The Science of Art and Art of Science: In Depth with Semiconductor
Semiconductor—the husband-and-wife duo of Ruth Jarman and Joe Gerhardt—have quietly grown over quarter of a century to become one of the most important artistic innovators around. Their art concerns digital and natural processes, from the tectonic plates of the earth to the formation of the universe—but though scientific in inspiration, their output is undeniably visceral in impact.
They easily straddle boundaries between art and science, and high and low culture, able to work as easily with NASA and CERN as with the radical club musician Eartheater. Their early history in Brighton on the English south coast—where they still live—includes working with noise and techno acts, stencil graffiti artists, and an early vinyl album release split with Disastronaut (full disclosure: this Sound of Life writer was one half of Disastronaut at the time!)
We caught up with Jarman—just as the pair were in the process of revamping their website to showcase the entirety of their career—and asked her to look back over their decades of work and a CV which can definitely be described as stellar (quite literally, in fact, as they did make a film of the surface of the sun after all).
What was the first thing you made together?
The earliest work we have on our website is Retropolis—we made it in 1998 and called these early works “sound films” as they didn’t have a clear home at the time. We were bringing together our explorations in sound and image and interests in landscapes and the built environment, looking beyond the human scale and our limited perceptions. In Retropolis we built a mini paper scene of London which we explored through stop-motion animation, using old industrial electronics to create the soundtrack which suggested you were listening to the innards of the architecture, the electromagnetic domain and the deep rumbles of our earthly foundations.
Can you tell us a bit about the musical and artistic milieu that you did your early work in? Who of your peers were the most helpful or inspiring?
In the late nineties, post art school, we were experimenting with various types of sound and image-making. A lot of our early experiments and collaborations were supported through sound and music labels and producers. Looking back, it was a really important foundation for us to be part of such a vibrant eclectic community of people making and carving their own paths. It meant that there was always exchange of some sort, we didn’t overthink things too much, we just got on and fervently experimented. Being in Brighton gave us the space to think independently and we could live cheaply and find our own way.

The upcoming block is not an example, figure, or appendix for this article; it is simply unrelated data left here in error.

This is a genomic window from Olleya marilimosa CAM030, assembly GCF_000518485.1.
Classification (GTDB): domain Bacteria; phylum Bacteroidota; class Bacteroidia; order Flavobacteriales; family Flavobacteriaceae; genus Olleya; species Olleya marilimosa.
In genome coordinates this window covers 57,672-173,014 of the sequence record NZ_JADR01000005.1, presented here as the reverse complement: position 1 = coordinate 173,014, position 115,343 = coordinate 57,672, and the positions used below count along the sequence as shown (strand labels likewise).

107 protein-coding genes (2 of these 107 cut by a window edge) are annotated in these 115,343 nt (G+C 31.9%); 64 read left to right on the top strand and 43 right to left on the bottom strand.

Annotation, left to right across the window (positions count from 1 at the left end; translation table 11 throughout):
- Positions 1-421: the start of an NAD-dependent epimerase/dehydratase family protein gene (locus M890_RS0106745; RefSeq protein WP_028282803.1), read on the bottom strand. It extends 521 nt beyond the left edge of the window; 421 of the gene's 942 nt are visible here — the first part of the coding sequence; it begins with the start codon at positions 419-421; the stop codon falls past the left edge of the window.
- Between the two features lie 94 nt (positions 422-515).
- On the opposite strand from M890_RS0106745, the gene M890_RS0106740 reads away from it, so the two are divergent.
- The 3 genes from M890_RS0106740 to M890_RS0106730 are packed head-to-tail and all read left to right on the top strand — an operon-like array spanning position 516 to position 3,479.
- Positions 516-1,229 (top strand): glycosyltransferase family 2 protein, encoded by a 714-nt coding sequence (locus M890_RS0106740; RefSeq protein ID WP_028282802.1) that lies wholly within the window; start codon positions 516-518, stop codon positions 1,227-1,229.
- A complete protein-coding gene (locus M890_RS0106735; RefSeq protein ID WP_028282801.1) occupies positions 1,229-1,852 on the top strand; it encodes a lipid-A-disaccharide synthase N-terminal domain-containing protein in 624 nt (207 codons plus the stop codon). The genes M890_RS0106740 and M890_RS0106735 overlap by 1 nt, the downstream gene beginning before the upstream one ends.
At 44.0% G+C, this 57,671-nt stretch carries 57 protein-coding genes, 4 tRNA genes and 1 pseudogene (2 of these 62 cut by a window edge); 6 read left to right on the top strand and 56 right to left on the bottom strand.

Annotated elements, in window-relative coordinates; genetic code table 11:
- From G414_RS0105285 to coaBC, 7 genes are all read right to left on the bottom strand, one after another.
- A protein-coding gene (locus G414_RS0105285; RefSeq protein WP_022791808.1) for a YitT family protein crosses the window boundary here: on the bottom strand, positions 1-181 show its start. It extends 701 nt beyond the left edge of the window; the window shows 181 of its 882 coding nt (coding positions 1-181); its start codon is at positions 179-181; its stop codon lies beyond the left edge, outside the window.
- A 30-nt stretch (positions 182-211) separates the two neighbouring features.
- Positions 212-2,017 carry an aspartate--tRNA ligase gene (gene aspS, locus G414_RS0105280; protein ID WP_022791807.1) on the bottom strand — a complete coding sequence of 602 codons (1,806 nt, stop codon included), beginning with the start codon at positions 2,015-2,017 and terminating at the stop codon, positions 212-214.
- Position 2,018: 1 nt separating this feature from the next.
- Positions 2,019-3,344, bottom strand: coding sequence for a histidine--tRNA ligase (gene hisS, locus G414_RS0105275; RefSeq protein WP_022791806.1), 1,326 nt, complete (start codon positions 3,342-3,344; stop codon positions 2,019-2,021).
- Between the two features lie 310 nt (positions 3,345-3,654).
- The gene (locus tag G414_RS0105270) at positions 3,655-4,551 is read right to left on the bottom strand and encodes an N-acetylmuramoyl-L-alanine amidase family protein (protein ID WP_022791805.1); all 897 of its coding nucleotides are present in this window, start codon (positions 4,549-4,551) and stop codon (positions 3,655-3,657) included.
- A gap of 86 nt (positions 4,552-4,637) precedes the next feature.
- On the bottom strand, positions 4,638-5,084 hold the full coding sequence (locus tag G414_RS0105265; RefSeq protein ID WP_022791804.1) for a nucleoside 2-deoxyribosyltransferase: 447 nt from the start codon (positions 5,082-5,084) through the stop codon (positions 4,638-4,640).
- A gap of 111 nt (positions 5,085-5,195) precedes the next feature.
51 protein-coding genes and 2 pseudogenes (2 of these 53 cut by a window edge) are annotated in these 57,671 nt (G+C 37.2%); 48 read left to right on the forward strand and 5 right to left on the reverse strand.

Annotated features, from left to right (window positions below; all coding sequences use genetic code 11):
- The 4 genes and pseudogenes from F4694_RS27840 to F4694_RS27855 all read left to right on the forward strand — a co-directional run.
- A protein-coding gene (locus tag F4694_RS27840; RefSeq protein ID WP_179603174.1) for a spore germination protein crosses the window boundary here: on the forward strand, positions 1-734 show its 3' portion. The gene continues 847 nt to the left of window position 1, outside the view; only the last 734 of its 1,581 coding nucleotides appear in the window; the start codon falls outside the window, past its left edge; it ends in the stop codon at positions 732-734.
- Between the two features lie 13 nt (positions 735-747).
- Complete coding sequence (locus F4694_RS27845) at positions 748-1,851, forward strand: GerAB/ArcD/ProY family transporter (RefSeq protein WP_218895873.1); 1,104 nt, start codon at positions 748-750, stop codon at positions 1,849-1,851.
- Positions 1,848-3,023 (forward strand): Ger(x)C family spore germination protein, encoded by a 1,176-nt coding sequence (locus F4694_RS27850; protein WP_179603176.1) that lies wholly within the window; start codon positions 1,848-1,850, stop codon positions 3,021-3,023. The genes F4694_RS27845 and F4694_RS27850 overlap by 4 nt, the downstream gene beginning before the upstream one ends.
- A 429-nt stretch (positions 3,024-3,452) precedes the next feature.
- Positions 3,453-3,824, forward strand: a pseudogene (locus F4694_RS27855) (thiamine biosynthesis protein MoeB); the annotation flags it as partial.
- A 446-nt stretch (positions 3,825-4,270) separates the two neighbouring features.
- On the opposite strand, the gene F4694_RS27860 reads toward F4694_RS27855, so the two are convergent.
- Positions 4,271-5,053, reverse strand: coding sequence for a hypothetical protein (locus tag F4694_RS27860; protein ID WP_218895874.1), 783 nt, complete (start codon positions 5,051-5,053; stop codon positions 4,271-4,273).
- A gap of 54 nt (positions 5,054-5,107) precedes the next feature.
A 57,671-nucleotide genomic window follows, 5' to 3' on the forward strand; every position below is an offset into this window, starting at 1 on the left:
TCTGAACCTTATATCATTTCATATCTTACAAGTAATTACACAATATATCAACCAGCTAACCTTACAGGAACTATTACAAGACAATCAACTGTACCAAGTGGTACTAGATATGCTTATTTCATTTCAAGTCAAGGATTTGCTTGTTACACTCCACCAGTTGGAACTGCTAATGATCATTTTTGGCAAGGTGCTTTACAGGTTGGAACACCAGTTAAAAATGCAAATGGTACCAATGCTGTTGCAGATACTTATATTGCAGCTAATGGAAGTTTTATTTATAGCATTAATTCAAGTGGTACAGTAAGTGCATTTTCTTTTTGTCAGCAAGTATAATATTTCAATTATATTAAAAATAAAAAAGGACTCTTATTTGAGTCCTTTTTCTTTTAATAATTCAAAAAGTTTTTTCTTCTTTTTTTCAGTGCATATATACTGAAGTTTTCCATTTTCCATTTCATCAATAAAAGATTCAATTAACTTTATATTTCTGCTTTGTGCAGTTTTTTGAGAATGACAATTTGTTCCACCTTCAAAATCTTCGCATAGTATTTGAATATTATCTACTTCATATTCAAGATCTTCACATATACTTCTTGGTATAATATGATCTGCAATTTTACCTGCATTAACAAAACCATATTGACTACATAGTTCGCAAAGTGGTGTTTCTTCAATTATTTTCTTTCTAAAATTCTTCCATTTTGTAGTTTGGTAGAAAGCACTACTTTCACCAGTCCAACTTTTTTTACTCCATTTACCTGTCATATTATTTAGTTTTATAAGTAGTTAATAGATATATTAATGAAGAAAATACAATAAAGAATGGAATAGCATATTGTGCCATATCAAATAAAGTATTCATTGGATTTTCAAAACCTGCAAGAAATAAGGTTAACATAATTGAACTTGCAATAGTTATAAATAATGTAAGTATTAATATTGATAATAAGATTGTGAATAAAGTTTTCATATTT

Was there a plan from the start? In those early days of filming cut-out shapes and using Pentium PCs to edit, how much sense did you have of how big your work would get?
We always had ambitions for large scale artworks, but in the early days we didn’t have the space, technology or opportunities to do this. The emergence of modern domestic computers at the time enabled us to work on landscape scale projects within the computer, virtual landscapes and environments, like Linear and Inaudible Cities. Animation afforded us to play with space and time which we couldn’t in the real world. It was a while before we realised we were making animations. For us the draw was the ability to play with space and time rather than thinking we wanted to be animators, per se.
Did you have manifestos early on, in terms of affecting the way people think about the subjects you built your work around? Have your aims in that sense changed as your work developed?
It was after a few years of making that we stood back and tried to get an understanding of what we were doing. Our early experiments delved both into the material nature of the digital, what was it and how we could forge our own language with it as an artistic tool; such as Puffed Rice where the zeros and ones of sound are quite literally translated into image.
As our practice gradually evolved, these methods have integrated and evolved to include the technology and scientific languages which mediate how we experience landscapes and events which occur beyond human experiences, in projects such as Halo and Earthworks. This shift was made possible as our practice and profile grew and opportunities became available, but the desire to work in this way was there from the beginning.